Ironically, narrowing the view to one newspaper office, broadens the reach of the film. As it becomes known, gradually, that the Earth is not only leaning over at a greater angle than before, but that it is also slipping out of its orbit around the sun, the reporters and editors of the paper begin to show the stresses they share with the rest of the world. Their personal concerns begin to compete with their professional ones. We are hooked by our human connection to the characters and they keep us in the world of the film through their commitment to deliver to a news hungry public.
With a sound film maker's instinct, Guest places the camera and characters where drama is served best. The motif of limited access is one which builds tension toward the climax. Doorways seem forever blocked or locked. Characters are kept apart by walls, doors or obstructions. Stenning frequently calls a broken elevator. Panicked crowds of weekend picnickers are turned away from a subway entrance by a police officer as thick fog envelopes England (a side effect of violently changing global weather). In a fit of decorum, while taking refuge at her flat during the fog, Peter sleeps apart from Jeannie, the object of his affections, separated from her by a bathroom door. Guest keeps his characters, and his audience, deliciously unaware of critical information with the same instinct for suspense that characterises the films of Alfred Hitchcock or John Frankenheimer.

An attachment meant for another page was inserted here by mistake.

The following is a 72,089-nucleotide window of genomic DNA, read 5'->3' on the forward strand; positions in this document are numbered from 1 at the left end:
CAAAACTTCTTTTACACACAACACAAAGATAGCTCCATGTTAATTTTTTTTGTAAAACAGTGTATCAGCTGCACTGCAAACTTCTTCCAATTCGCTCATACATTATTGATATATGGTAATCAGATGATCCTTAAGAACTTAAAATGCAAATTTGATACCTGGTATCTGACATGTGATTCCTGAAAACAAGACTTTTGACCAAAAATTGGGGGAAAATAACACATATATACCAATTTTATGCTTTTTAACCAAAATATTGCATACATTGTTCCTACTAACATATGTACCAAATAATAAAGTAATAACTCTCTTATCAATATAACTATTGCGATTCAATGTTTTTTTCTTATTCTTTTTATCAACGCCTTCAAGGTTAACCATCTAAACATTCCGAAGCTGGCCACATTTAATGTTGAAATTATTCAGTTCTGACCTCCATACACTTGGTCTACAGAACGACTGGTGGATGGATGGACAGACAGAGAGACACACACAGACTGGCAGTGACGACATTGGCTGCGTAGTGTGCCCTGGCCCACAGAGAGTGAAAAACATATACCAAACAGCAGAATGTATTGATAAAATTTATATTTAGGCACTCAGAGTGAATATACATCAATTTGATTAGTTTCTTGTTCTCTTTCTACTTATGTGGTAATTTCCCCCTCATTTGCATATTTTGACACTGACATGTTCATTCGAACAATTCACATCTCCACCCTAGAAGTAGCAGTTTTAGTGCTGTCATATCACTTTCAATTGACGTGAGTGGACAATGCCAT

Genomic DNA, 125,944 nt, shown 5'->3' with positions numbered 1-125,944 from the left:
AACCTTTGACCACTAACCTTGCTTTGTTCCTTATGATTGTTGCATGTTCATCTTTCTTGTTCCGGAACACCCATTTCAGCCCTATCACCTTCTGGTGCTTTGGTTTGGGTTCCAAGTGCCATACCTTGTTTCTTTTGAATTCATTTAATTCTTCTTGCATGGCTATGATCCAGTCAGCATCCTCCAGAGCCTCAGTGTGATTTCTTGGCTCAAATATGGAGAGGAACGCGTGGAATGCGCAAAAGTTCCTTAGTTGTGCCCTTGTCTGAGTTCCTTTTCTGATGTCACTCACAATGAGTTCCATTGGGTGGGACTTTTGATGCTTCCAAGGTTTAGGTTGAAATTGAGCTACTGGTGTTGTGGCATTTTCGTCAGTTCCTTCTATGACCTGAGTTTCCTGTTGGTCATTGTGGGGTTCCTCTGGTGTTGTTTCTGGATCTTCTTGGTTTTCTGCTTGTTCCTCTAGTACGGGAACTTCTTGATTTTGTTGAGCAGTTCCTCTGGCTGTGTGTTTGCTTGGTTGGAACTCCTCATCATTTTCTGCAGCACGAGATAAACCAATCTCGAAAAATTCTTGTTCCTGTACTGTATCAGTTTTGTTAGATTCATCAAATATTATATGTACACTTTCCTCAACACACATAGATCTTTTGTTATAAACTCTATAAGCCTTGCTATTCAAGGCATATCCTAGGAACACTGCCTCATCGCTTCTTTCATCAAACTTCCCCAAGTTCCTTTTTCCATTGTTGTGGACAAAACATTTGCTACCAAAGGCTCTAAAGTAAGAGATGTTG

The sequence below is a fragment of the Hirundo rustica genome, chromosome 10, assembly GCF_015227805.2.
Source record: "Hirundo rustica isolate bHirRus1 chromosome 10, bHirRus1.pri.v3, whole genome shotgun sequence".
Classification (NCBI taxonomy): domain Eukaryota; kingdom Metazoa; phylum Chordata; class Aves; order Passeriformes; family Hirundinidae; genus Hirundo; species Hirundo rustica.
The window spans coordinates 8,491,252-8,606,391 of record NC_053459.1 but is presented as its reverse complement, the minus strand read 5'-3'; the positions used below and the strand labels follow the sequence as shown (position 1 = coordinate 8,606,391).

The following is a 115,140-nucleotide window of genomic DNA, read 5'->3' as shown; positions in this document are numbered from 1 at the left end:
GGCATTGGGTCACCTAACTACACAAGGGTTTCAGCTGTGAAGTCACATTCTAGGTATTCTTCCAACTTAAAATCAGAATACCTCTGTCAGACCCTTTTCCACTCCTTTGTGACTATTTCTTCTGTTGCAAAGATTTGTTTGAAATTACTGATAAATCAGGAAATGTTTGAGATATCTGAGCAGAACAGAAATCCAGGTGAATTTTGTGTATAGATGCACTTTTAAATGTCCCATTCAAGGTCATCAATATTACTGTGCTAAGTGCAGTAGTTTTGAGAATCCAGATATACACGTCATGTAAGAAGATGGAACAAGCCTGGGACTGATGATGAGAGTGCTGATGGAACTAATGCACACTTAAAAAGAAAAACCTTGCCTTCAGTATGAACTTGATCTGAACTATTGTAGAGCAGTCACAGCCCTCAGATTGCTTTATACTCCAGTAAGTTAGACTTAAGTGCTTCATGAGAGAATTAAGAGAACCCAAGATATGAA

The climax of The Day the Earth Caught Fire, is one of its weaker components. Here Val Guest returned to the original flaw. He based the resolution of the story on the initial, and improbable (even to those with only a limited grasp of physics) premise; that Earth could be shifted in space by bombs detonated on its surface. But again, he knows his strength. The film gives its attention to the stresses felt by the small group of familiar characters.
Tensions grow as fresh reports of severe climatic changes and public distress filter in to the newspaper office. Finally, and ironically, Earth's only hope rests with the strategic detonation of further bombs to correct the orientation and orbit of the planet. Here, again, our distance from the critical events allow the film maker considerable power to hold the attention. We are shown the fear, anxiety, expectation of the entire planet through those we already know in London. As the time draws nearer to the detonation of the bombs, characters begin to re-evaluate their relationships, and question the nature of their lives. Finally, the climax is left to us. We decide what outcome we desire most or think the world deserves, and if the film maker has done his job well, as I believe he has, we must be satisfied with the ending we choose.
See it soon. See it before you watch the next slobbering demon from Planet X invade the space ship and devour the unsuspecting Earthlings. The Day The Earth Caught Fire will show how drama and character have a place in science fiction, and how these are gravely absent from much of the science fiction films of today.